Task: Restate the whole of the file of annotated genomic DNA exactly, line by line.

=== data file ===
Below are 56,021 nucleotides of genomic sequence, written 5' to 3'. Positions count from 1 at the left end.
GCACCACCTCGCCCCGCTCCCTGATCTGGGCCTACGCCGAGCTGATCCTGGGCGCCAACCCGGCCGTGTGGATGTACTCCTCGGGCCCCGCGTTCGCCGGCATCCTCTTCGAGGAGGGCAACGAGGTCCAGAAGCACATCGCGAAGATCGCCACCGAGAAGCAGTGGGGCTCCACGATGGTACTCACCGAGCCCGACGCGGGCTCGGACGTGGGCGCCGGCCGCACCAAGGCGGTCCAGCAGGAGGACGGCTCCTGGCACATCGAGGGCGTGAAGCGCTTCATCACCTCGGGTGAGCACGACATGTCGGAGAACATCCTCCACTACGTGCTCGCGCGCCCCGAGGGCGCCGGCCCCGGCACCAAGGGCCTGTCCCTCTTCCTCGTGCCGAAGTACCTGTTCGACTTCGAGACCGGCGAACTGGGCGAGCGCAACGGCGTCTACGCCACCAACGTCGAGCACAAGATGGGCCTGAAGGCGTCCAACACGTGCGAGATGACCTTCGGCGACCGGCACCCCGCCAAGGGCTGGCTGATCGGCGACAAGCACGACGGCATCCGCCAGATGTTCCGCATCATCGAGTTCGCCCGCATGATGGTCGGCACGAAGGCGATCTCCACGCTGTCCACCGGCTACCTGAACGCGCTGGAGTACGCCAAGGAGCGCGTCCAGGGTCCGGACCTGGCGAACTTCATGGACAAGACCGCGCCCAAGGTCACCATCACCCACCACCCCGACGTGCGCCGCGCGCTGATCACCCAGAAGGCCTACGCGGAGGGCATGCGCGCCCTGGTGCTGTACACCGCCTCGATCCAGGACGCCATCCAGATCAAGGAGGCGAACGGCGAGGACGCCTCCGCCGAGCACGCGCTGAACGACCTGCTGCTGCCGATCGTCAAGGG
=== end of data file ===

Below are 56,021 nucleotides of genomic sequence, written 5' to 3'. Positions count from 1 at the left end.
GCACCACCTCGCCCCGCTCCCTGATCTGGGCCTACGCCGAGCTGATCCTGGGCGCCAACCCGGCCGTGTGGATGTACTCCTCGGGCCCCGCGTTCGCCGGCATCCTCTTCGAGGAGGGCAACGAGGTCCAGAAGCACATCGCGAAGATCGCCACCGAGAAGCAGTGGGGCTCCACGATGGTACTCACCGAGCCCGACGCGGGCTCGGACGTGGGCGCCGGCCGCACCAAGGCGGTCCAGCAGGAGGACGGCTCCTGGCACATCGAGGGCGTGAAGCGCTTCATCACCTCGGGTGAGCACGACATGTCGGAGAACATCCTCCACTACGTGCTCGCGCGCCCCGAGGGCGCCGGCCCCGGCACCAAGGGCCTGTCCCTCTTCCTCGTGCCGAAGTACCTGTTCGACTTCGAGACCGGCGAACTGGGCGAGCGCAACGGCGTCTACGCCACCAACGTCGAGCACAAGATGGGCCTGAAGGCGTCCAACACGTGCGAGATGACCTTCGGCGACCGGCACCCCGCCAAGGGCTGGCTGATCGGCGACAAGCACGACGGCATCCGCCAGATGTTCCGCATCATCGAGTTCGCCCGCATGATGGTCGGCACGAAGGCGATCTCCACGCTGTCCACCGGCTACCTGAACGCGCTGGAGTACGCCAAGGAGCGCGTCCAGGGTCCGGACCTGGCGAACTTCATGGACAAGACCGCGCCCAAGGTCACCATCACCCACCACCCCGACGTGCGCCGCGCGCTGATCACCCAGAAGGCCTACGCGGAGGGCATGCGCGCCCTGGTGCTGTACACCGCCTCGATCCAGGACGCCATCCAGATCAAGGAGGCGAACGGCGAGGACGCCTCCGCCGAGCACGCGCTGAACGACCTGCTGCTGCCGATCGTCAAGGG